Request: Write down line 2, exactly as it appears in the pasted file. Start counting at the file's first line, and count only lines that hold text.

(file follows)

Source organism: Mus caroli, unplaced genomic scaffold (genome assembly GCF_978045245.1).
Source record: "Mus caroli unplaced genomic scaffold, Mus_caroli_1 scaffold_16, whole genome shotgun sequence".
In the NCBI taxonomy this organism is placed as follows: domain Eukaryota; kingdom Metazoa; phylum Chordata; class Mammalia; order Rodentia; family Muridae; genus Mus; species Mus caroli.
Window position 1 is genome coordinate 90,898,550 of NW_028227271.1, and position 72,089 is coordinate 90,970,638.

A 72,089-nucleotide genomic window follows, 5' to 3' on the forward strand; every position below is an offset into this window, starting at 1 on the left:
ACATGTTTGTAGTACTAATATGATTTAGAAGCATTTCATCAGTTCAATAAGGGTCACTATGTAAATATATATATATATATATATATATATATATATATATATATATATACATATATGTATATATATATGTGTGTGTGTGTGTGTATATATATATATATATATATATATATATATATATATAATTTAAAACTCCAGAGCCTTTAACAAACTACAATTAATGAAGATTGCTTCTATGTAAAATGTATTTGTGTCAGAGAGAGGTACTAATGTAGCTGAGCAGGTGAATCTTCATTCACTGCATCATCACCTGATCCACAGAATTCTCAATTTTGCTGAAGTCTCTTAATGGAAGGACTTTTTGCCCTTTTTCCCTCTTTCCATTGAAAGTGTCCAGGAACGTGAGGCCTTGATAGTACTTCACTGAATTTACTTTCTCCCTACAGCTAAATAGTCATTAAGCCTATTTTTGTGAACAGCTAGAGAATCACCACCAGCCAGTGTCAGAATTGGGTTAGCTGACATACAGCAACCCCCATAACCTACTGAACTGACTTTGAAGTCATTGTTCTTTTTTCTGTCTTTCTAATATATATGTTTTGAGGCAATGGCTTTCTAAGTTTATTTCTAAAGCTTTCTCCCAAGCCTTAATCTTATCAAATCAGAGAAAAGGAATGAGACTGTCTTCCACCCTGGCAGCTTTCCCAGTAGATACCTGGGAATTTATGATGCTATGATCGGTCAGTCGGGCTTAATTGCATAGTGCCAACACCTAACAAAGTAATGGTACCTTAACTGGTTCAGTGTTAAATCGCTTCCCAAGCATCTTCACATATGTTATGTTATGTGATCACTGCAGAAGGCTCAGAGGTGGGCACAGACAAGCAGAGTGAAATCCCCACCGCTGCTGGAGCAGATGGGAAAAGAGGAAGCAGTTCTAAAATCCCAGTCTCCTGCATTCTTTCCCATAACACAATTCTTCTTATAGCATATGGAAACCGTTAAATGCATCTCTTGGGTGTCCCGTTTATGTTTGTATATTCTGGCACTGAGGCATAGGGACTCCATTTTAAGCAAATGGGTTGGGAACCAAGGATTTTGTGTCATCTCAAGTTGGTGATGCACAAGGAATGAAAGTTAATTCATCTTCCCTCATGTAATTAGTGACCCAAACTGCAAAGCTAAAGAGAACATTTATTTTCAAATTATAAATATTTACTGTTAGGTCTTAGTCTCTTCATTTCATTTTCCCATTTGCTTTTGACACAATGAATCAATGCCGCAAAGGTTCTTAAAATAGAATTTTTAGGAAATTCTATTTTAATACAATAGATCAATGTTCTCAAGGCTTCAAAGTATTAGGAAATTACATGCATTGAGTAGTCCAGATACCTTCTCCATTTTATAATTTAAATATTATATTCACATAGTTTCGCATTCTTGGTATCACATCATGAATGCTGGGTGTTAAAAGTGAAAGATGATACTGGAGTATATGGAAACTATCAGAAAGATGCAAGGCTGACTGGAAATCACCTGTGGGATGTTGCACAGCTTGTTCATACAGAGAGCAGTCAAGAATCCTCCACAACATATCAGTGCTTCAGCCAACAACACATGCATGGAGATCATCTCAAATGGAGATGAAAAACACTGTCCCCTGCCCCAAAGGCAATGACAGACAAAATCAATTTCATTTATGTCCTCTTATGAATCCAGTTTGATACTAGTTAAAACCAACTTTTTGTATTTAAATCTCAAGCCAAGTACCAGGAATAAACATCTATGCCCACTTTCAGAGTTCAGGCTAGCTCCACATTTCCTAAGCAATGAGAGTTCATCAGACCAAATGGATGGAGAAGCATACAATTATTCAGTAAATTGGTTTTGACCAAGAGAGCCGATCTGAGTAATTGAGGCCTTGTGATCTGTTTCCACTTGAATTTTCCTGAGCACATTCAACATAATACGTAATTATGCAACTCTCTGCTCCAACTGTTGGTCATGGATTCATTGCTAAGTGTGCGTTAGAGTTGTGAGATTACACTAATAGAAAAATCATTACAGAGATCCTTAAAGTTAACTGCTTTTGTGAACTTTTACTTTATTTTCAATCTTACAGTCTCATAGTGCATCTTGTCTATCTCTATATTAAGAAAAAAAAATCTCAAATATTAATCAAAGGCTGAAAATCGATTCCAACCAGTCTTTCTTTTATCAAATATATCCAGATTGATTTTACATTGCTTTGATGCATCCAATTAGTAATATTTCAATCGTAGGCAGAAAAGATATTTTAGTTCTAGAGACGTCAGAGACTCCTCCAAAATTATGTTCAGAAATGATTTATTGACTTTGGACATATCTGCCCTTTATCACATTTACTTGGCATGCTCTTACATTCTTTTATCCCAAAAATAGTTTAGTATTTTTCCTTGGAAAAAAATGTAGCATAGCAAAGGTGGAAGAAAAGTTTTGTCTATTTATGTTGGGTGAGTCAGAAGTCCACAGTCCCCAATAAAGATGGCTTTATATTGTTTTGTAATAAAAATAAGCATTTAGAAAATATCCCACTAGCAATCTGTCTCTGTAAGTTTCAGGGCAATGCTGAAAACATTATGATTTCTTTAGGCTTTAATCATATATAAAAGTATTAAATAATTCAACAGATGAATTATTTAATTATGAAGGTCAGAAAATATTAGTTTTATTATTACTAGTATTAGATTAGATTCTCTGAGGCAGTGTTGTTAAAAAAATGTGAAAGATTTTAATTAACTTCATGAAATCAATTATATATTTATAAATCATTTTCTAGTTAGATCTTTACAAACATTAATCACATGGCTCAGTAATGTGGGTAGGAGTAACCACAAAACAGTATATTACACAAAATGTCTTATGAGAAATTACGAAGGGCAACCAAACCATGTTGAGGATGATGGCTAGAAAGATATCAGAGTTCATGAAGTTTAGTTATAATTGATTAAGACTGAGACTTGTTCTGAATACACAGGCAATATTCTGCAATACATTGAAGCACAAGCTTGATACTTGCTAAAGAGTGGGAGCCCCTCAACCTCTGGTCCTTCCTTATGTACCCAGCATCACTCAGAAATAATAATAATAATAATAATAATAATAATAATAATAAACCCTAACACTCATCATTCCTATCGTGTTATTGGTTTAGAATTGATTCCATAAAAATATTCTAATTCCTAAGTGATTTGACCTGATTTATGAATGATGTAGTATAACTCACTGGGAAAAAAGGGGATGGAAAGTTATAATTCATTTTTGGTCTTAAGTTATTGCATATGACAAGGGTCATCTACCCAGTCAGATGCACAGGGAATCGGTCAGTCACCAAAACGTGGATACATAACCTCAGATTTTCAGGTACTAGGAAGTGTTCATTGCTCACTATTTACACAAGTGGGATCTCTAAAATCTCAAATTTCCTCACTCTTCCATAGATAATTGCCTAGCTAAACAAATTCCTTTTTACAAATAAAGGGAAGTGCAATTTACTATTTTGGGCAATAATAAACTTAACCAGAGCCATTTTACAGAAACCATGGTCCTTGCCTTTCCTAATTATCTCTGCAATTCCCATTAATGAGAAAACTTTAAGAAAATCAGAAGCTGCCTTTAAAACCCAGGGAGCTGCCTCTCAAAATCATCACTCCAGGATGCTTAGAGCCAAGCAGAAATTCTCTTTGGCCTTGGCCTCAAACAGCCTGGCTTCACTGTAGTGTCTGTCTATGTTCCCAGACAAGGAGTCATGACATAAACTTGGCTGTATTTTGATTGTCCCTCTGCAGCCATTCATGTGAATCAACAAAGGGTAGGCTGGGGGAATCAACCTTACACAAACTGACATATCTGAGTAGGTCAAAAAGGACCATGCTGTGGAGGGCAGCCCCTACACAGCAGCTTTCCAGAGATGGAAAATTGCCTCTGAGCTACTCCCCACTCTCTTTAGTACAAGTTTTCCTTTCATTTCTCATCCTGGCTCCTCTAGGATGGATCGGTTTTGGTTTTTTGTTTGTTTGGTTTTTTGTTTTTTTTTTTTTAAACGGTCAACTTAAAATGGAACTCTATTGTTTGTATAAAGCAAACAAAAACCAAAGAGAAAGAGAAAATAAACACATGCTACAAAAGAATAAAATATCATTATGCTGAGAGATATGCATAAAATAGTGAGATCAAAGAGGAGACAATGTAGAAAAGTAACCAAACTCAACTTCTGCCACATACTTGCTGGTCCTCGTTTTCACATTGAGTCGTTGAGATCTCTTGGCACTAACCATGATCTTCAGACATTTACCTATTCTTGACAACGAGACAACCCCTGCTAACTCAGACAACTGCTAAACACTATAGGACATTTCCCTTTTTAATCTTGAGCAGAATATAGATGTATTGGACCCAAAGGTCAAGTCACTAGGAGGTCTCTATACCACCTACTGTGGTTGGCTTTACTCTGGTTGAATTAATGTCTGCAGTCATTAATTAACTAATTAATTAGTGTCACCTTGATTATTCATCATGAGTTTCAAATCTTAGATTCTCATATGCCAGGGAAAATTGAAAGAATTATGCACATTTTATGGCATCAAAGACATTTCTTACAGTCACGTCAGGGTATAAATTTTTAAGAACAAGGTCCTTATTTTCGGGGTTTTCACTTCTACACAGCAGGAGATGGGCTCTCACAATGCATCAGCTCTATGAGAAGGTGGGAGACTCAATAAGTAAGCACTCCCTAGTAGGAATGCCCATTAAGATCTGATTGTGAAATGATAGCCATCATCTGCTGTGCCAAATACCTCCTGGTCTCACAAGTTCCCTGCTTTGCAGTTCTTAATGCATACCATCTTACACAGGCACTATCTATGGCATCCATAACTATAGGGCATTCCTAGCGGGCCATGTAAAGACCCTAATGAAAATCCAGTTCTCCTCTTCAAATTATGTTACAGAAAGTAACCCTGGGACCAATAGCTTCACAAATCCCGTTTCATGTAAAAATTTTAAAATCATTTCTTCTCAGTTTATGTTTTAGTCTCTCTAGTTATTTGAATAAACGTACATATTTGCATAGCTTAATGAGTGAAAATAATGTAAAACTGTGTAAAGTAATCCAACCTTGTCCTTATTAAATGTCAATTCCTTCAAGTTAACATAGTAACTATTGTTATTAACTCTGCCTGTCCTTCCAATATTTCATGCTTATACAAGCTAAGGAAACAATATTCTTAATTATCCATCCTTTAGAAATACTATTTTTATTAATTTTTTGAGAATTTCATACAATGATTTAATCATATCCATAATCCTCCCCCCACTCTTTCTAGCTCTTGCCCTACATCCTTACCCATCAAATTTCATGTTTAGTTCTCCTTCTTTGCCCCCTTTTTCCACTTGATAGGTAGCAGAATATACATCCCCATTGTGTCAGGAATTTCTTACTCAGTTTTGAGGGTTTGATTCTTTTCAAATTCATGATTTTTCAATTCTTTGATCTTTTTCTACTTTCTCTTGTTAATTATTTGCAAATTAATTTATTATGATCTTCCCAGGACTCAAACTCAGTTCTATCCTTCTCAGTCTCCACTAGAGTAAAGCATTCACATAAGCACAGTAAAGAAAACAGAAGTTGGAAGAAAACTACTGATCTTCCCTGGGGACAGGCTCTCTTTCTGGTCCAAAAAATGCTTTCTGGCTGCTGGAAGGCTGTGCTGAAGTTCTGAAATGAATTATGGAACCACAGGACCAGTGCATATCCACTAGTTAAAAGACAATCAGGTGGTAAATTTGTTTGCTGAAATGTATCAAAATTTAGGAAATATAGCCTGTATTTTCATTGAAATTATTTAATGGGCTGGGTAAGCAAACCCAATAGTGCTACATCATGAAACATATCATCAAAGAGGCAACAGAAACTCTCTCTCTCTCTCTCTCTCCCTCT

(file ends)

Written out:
Source record: "Mus caroli unplaced genomic scaffold, Mus_caroli_1 scaffold_16, whole genome shotgun sequence".